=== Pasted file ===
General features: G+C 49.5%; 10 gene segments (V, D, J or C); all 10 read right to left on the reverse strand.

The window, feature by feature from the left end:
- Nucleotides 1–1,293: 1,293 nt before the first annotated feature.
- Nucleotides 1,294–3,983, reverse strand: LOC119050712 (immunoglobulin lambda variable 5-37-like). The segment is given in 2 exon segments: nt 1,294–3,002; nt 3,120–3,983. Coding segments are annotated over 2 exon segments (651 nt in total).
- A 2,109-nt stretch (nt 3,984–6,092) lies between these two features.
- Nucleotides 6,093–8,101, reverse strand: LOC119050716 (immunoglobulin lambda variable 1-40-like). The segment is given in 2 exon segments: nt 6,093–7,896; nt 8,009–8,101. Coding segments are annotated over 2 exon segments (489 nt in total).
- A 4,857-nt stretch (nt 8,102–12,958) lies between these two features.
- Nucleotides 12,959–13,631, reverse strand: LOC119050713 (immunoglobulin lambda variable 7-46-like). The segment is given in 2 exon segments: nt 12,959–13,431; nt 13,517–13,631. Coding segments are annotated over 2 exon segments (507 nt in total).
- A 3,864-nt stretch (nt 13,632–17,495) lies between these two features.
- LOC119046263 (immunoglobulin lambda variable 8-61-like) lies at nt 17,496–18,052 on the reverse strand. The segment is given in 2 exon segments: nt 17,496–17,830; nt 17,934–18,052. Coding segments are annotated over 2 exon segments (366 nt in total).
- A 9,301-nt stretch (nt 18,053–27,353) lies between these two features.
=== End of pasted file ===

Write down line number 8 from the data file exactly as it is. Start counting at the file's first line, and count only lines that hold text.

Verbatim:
- Nucleotides 12,959–13,631, reverse strand: LOC119050713 (immunoglobulin lambda variable 7-46-like). The segment is given in 2 exon segments: nt 12,959–13,431; nt 13,517–13,631. Coding segments are annotated over 2 exon segments (507 nt in total).